Most of the time I want to attach binary files to notes, so I thought about using a sync solution like NextCloud or FileRun (with syncthing) and just link to my files.
The binary thing is a challenge for me as well as part of my filing includes always making copies of web sites and office and pdf to check for versioning and edits. I frequently try to remember or check if web sites changed info or released a new version so I need a link and a frozen copy. Git does not like this and gets real big, real fast.
Even if you scroll down like 5px or if you scrolled multiple pages at once?
How long was the lag?
> overlays for selecting progress are messing with highlighting and re-reading. It could be showed instead simply as rectangle with borders, without this blue background, if that's possible and if not there should be other way to manage progress.
Yes.. I'm planning on evolving this a bit. I didn't realize that people would be so annoyed by this and it isn't part of my normal usage.
I read forward and the pagemarks lag behind my reading and highlights.
I think I can implement a feature to poke through the pagemark to be able to annotate through it.
Therefore I'm using org-mode, its just a UTF8 encoded file, even if org-mode disappeared over night, I can still read the data.
I agree that it's important to be sure you can get your data back out of whatever you're using. And another benefit of something like org mode that uses text files as a backing store is that you can edit/consume them with whatever tools you want.
I like Emacs too and have written literall hundreds of thousands of lines of elisp (seriously)...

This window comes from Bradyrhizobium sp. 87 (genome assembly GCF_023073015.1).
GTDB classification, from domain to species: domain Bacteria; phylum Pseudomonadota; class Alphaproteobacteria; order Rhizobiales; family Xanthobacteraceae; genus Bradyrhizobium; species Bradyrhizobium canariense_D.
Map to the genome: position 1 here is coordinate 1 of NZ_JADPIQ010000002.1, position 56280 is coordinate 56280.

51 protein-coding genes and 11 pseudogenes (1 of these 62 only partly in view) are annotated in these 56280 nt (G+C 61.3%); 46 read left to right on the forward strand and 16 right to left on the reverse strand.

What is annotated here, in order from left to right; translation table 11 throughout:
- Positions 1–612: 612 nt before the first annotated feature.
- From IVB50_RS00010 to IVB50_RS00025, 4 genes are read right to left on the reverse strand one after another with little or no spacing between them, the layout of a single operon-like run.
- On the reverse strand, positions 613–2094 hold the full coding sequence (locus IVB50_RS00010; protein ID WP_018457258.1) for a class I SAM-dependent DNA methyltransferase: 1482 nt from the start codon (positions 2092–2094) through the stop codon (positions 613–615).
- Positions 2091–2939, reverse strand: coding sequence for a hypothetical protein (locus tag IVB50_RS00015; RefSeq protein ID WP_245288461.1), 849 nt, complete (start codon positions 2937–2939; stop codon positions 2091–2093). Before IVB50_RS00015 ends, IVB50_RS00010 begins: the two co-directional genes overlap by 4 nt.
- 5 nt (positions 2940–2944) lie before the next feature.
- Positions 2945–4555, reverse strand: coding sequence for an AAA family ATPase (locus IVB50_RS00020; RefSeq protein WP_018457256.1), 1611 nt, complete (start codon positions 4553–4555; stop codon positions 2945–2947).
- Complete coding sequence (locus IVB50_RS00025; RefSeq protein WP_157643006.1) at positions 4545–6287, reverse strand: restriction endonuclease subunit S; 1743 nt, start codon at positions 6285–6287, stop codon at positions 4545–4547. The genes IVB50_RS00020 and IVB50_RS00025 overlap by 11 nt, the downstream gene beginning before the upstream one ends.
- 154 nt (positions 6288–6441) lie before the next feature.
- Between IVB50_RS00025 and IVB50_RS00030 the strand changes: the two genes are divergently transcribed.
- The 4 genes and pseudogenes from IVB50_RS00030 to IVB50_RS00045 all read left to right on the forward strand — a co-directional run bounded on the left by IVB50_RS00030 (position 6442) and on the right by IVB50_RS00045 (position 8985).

I'm trying to make Polar usable for everyone not just Emacs users.
Had similar thoughts and I named it knowledge graph.
The center is you, than you tag books, lectures, wikipages and have a visual representation of all of your knowledge.
I also imagined having your whole education in it and because it's a graph, you could import a path which you can follow. 1+1 needs to be done before you can do 1*1 etc.
I thought about it while learning for a university course and a lot of time was spent on finding good material which explained a topic. And after the exam I started to forget stuff again.
It felt really stupid.
I wanna be in control on what I know, what I want to know and what I no longer need to know.
And all tools out there are not that good. Anki is doing its job but nothing else. Memrise does it more playful but also misses stuff. Duolingo (most of online learning has this problem) feels more like 101 <topic>.
How is it possible that 1000thands of universities record videos of lectures every year and are often paid by all of us (Germany for example) but all those videos have one or all of the following issues:
- bad audio
- bad video
- horrible handwriting
- no slides
Should it not be possible to sit together and create small topics and build one ONE comprehensive learning page?
Edit: and such a platform could not only benefit a lot of people it would also be financially a good deal. From 1-6 grade it could support parents and teachers, than teachers and pupils and later profs and students.
Lots of knowledge doesn't change every year.
1. deal with various file formats(pdf,markdown,code,flashcards,etc)
2. easy to annotate, tag, highlight
3. works across web and smartphone
4. can be self-hosted and portable
Read the linked article. I talk about this at the bottom.
IMO 80% of the VALUE of this data is that you're collaboratively building your knowledge with others.
My core hypothesis is that building knowledge is social.
This is what spaced repetition gives you.
According to his theory, the mind has essentially infinite capacity for memories, but we have only a finite amount of time in which to search for them.
The key to a good human memory then becomes the same as the key to a good computer cache: predicting which items are most likely to be wanted in the future. That it’s a perfect tuning of the brain to the world, making available precisely the things most likely to be needed.